As the shipping industry gradually moves towards adopting electronic trade documents, there is a significant risk that the legal mechanisms facilitating this change will add further challenges, despite the best of intentions. As the UK Government consults on the proposed legal reform, we consider some of the practical issues that may arise as technological systems compel a renewed approach.
On 12 October 2022, the Department for Digital, Culture, Media and Sport introduced the Electronic Trade Documents Bill (the Bill) to the House of Lords.
The Bill concerns electronic documents used in trade and trade finance that are not currently considered capable of being (physically) possessed under English law, such as electronic bills of lading. The aim of the Bill is to “put electronic trade documents on the same legal footing as paper documents, removing the need for wasteful paperwork and needless bureaucracy”.
As part of the legislative process, the Special Public Bill Committee on the Electronic Trade Documents Bill launched a call for evidence, asking interested parties to provide their views on the proposed reforms.
Kennedys responded to the call for evidence, providing suggestions and comment drawn from our marine expertise.
Our experts highlighted that certain elements of the current draft require further consideration and refinement before legislation is passed. In particular, we encouraged the Committee to:
- Incorporate clear definitions of ‘possession’ and 'exclusive control'.
- Expand the definition of an electronic trade document to account for unauthorised transfers.
- Clarify the definition of a 'reliable system'.
- Give more consideration to how disruptive technologies may impact electronic trade documents in the future.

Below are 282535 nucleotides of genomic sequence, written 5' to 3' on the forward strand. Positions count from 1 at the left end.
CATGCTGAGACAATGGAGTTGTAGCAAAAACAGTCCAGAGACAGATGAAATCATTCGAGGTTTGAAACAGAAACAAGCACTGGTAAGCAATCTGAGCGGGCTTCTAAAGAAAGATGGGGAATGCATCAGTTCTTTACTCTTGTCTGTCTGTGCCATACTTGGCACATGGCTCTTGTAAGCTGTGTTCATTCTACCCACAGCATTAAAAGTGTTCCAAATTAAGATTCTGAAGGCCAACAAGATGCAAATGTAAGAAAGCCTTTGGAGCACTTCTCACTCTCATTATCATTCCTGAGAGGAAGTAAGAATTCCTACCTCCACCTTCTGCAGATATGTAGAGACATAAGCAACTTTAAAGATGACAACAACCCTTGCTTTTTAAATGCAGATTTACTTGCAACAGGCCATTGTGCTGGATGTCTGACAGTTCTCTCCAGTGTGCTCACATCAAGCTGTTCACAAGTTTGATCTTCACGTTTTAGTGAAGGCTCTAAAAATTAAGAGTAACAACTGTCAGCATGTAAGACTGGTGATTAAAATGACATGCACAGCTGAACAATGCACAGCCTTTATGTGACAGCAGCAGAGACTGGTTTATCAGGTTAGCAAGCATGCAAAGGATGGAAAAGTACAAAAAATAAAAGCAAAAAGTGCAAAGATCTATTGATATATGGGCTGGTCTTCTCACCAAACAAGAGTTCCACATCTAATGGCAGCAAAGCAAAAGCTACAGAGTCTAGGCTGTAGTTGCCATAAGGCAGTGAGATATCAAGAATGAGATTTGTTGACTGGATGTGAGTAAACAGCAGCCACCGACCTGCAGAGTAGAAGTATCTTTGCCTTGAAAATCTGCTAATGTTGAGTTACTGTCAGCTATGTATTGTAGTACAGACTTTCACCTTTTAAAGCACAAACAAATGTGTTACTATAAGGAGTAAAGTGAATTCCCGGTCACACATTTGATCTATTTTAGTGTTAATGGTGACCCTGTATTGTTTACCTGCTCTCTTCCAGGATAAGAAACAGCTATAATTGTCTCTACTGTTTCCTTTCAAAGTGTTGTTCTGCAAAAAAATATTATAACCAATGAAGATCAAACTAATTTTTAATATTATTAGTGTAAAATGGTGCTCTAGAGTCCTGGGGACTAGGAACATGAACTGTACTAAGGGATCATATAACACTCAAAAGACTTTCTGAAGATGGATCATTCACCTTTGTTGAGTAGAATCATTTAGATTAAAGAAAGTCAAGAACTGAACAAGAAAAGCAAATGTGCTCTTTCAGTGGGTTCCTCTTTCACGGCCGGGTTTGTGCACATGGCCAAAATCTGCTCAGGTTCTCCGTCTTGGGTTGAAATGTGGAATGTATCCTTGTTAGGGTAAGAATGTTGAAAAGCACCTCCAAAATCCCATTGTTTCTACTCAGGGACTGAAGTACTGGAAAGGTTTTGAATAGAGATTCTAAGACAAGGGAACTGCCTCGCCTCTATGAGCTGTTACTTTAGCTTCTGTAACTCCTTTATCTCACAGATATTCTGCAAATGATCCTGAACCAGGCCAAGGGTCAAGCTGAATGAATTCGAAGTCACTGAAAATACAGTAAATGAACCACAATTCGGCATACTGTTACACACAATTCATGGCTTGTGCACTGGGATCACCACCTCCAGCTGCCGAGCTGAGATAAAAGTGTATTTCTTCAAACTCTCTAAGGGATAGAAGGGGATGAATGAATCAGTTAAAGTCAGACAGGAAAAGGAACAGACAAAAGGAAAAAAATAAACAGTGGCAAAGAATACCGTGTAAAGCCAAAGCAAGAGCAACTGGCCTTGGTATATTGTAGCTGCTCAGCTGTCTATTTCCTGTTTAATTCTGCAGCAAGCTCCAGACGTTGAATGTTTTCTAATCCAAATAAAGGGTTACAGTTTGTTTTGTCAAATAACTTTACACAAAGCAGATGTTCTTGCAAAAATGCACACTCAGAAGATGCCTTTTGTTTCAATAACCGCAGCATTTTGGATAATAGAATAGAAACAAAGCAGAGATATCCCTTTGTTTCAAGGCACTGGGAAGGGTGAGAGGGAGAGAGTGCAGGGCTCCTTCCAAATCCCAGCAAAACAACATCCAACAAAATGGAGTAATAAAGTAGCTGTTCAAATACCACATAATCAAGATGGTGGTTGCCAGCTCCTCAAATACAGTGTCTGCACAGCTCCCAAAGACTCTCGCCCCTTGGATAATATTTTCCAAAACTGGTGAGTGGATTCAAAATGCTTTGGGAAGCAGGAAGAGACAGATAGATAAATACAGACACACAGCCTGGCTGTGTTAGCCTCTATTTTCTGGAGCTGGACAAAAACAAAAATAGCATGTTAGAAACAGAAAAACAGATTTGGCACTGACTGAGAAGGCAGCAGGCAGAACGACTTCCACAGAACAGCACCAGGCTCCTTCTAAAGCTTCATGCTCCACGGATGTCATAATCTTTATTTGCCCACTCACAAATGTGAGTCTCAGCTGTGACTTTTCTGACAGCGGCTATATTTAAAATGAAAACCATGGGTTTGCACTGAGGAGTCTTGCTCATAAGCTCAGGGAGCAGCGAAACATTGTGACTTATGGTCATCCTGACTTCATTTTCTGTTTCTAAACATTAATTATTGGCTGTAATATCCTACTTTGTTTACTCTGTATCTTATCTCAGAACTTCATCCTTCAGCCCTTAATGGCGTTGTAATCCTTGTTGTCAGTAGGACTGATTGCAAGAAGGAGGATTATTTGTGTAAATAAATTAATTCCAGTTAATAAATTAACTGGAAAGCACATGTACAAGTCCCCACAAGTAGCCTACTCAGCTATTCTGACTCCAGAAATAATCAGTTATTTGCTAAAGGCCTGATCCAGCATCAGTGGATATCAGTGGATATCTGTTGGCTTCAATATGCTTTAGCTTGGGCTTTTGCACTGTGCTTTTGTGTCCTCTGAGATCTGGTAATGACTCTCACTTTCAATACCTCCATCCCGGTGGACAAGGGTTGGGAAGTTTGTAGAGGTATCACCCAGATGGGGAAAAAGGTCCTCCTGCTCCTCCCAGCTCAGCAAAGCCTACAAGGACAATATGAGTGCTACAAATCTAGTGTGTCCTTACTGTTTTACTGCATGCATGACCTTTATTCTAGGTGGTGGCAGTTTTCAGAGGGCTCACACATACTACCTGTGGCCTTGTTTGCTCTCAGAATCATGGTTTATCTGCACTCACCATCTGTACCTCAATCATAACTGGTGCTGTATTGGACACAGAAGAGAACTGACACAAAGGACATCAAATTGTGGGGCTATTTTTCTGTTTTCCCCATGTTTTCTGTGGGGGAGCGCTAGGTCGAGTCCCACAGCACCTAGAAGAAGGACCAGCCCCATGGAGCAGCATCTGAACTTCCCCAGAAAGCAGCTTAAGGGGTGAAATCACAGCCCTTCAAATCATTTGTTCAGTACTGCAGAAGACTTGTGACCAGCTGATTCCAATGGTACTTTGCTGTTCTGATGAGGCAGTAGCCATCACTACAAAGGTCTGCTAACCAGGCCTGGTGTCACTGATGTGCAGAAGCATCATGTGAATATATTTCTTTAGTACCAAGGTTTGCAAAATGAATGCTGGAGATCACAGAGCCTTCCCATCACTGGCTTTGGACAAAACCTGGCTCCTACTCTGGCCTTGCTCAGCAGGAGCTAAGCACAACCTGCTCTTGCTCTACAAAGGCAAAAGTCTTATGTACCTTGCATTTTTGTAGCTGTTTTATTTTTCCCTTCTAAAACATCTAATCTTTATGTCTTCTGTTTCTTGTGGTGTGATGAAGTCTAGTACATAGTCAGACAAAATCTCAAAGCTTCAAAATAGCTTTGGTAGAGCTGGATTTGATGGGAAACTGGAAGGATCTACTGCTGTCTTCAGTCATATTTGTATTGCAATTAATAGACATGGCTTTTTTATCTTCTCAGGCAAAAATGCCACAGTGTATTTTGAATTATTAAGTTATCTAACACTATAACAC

- Provide for a standardised basic minimum qualification, level of responsibility or training for an operator of the electronic trade document.
Partner Chris Chatfield commented that "Paper documents have long had their limitations. As carriage times reduce, we increasingly see the goods arrive at destination before the documents needed to obtain release. Furthermore, the shipping industry is coming under increased pressure to reduce its environmental impact and the continued use of paper documents is one aspect under scrutiny.
If the UK is to remain a significant influence in the modern shipping industry, it is important that it embraces emerging technologies and that the law develops accordingly. However, it is equally important that the law continues to offer the support and protection which parties to a contract of carriage could expect from paper documents".
Throughout January, the Committee considered the written evidence submitted – including Kennedys’ response - and met three times to take oral evidence. The Committee will now consider all the evidence presented before reporting back to the House of Lords, to include any proposed amendments to the Bill. We will continue to monitor and report on any significant developments.
The use of electronic trade documents is currently hindered by the fact that they are not recognised under the existing legal framework of many countries. They are, however, in existence and we have seen additional contracts presented in an attempt to bypass the legal position. In light of this, we welcome this proposed legislation, and agree that reform is necessary.
However, there are many practical implications which we consider require further examination before this draft legislation becomes law. For example, the courts have previously been reluctant to find that handing over the security information (such as a PIN needed to access containers within secure port areas) is the equivalent of handing over the goods (MSC Shipping SA v Glencore International AG ). This proposed legislation would need to consider the courts’ approach in such situations.
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